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Experimental Section / Mini-Review

Free Access

Age-Induced Changes in White, Brite, and Brown Adipose Depots: A Mini-Review

Schosserer M.a · Grillari J.a-c · Wolfrum C.d · Scheideler M.e-g

Author affiliations

aDepartment of Biotechnology, University of Natural Resources and Life Sciences, Vienna, bChristian Doppler Laboratory for Biotechnology of Skin Aging, and cEvercyte GmbH, Vienna, Austria; dDepartment of Health Science and Technology, ETH Zürich, Zurich, Switzerland; eInstitute for Diabetes and Cancer (IDC), Helmholtz Zentrum München, German Research Center for Environmental Health, Neuherberg, fJoint Heidelberg-IDC Translational Diabetes Program, Heidelberg University Hospital, Heidelberg, and gGerman Center for Diabetes Research (DZD), Neuherberg, Germany

Corresponding Author

Marcel Scheideler

Institute for Diabetes and Cancer (IDC), Helmholtz Zentrum München

German Research Center for Environmental Health, Ingolstädter Landstrasse 1

DE-85764 Neuherberg (Germany)

E-Mail marcel.scheideler@helmholtz-muenchen.de

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Abstract

Aging is a time-related process of functional decline at organelle, cellular, tissue, and organismal level that ultimately limits life. Cellular senescence is a state of permanent growth arrest in response to stress and one of the major drivers of aging and age-related disorders. Senescent cells accumulate with age, and removal of these cells delays age-related disorders in different tissues and prolongs healthy lifespan. One of the most studied aging mechanisms is the accumulation of reactive oxygen species damage in cells, organs, and organisms over time. Elevated oxidative stress is also found in metabolic diseases such as obesity, metabolic syndrome and associated disorders. Moreover, dysregulation of the energy homeostasis is also associated with aging, and many age-related genes also control energy metabolism, with the adipose organ, comprising white, brite, and brown adipocytes, as an important metabolic player in the regulation of whole-body energy homeostasis. This review summarizes transformations in the adipose organ upon aging and cellular senescence and sheds light on the reallocation of fat mass between adipose depots, on the metabolism of white and brown adipose tissue, on the regenerative potential and adipogenic differentiation capacity of preadipocytes, and on alterations in mitochondria and bioenergetics. In conclusion, the aging process is a lifelong, creeping process with gradual decline in (pre-)adipocyte function over time. Thus, slowing down the accumulation of (pre-)adipocyte damage and dysfunction, removal of senescent preadipocytes as well as blocking deleterious compounds of the senescent secretome are protective measures to maintain a lasting state of health at old age.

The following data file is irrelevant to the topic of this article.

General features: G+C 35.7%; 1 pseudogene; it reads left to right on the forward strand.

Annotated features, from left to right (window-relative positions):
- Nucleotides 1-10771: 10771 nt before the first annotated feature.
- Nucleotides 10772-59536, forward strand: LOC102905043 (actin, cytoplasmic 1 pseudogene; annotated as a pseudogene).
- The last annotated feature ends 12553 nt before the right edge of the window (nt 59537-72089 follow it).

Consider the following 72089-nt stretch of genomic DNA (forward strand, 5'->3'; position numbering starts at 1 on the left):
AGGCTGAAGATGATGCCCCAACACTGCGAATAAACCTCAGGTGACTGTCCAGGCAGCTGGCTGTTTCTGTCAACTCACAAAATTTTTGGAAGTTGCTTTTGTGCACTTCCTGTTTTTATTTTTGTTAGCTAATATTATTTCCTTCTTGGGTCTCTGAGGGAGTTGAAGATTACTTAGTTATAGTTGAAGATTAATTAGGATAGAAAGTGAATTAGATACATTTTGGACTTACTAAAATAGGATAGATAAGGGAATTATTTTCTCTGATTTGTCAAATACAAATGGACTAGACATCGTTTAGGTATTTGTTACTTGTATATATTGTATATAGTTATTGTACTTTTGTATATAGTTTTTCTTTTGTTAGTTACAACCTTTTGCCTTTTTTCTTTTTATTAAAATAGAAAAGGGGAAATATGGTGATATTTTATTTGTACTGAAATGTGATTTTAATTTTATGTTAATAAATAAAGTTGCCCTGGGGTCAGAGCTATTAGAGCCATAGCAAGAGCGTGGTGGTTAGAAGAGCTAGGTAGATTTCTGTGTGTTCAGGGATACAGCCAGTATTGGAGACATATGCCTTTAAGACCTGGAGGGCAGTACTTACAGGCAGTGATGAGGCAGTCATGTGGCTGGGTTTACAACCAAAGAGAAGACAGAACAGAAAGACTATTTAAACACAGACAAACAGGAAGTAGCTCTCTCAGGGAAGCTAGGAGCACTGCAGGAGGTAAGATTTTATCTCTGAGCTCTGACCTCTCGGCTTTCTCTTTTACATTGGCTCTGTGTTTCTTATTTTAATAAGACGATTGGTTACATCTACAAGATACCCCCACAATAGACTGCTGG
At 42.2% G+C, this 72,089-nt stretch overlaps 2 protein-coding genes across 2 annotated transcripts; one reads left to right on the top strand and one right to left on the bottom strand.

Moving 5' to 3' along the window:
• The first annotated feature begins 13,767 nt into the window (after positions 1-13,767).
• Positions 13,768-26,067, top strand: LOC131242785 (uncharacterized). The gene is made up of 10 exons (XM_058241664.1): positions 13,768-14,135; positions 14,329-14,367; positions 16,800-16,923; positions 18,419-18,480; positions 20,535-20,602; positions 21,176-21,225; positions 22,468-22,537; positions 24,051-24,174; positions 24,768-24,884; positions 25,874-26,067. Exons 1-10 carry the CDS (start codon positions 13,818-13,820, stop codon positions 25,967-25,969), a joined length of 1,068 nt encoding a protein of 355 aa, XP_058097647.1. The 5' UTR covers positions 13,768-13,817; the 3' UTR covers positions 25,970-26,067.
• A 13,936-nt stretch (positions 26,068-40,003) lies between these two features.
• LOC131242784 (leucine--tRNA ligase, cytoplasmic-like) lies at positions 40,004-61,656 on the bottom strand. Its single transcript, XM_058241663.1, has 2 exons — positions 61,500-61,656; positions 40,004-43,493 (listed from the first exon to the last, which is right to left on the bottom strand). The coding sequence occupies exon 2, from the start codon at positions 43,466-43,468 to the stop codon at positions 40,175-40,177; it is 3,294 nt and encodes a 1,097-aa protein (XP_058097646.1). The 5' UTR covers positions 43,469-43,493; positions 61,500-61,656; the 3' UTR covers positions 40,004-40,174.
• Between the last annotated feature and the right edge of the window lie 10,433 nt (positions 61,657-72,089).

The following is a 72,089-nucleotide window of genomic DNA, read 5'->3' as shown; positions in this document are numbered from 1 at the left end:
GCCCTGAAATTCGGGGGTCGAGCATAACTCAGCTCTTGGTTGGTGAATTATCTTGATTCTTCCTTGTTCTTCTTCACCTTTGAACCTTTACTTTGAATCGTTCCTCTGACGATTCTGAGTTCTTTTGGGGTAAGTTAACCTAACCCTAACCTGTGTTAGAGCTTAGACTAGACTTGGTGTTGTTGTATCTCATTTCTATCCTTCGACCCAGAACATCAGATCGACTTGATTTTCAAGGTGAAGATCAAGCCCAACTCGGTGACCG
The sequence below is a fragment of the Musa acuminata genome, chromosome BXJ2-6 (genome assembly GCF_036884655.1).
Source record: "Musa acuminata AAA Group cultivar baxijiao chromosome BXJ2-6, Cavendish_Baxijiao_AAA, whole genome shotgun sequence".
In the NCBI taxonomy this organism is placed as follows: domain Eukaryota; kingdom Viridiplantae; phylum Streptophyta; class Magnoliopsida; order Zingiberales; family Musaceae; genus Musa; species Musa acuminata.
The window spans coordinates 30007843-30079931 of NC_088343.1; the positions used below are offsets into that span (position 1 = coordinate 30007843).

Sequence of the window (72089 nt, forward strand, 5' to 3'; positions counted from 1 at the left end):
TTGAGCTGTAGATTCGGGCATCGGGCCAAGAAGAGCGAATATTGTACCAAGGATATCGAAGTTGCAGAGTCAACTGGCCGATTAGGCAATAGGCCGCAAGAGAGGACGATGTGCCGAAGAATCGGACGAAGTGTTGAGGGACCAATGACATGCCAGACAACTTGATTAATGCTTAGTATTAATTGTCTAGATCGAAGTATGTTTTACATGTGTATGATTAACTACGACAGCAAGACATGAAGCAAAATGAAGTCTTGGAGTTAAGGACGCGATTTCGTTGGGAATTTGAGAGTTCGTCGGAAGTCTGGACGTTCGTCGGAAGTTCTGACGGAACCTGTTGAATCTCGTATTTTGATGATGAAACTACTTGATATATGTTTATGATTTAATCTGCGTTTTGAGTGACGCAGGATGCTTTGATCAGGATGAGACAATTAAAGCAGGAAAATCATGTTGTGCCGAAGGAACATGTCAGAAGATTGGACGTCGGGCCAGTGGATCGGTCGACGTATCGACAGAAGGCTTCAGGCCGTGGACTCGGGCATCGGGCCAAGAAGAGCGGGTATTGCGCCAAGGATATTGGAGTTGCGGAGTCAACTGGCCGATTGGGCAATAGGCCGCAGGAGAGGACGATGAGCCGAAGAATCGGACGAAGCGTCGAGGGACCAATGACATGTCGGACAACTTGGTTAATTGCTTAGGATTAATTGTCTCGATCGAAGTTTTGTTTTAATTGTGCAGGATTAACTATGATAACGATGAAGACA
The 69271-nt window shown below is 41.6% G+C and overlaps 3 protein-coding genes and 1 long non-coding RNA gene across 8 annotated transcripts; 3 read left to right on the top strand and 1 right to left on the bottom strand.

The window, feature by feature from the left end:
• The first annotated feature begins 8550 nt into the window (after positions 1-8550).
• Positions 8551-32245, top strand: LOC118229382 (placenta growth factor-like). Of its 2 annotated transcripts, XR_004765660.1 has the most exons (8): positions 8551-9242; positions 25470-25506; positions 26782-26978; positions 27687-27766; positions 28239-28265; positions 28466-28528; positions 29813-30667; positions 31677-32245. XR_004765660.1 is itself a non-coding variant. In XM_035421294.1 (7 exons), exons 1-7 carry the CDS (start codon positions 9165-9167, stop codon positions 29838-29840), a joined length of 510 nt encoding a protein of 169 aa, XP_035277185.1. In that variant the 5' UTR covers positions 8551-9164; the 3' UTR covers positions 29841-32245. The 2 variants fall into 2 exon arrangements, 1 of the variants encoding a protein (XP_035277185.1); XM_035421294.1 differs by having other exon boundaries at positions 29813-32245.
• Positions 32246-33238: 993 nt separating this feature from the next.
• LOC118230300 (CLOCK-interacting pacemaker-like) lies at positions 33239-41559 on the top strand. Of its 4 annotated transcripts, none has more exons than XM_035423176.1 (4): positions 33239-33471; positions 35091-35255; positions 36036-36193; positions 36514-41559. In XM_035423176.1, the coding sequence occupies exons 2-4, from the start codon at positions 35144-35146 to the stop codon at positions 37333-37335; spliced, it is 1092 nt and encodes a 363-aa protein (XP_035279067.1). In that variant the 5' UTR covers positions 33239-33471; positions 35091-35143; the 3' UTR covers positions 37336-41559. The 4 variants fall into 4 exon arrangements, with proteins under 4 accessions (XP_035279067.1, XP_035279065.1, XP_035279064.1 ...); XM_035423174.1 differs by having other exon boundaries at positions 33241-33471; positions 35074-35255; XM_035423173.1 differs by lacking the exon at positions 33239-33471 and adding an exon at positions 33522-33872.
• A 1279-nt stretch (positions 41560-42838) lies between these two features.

© 2017 S. Karger AG, Basel


Introduction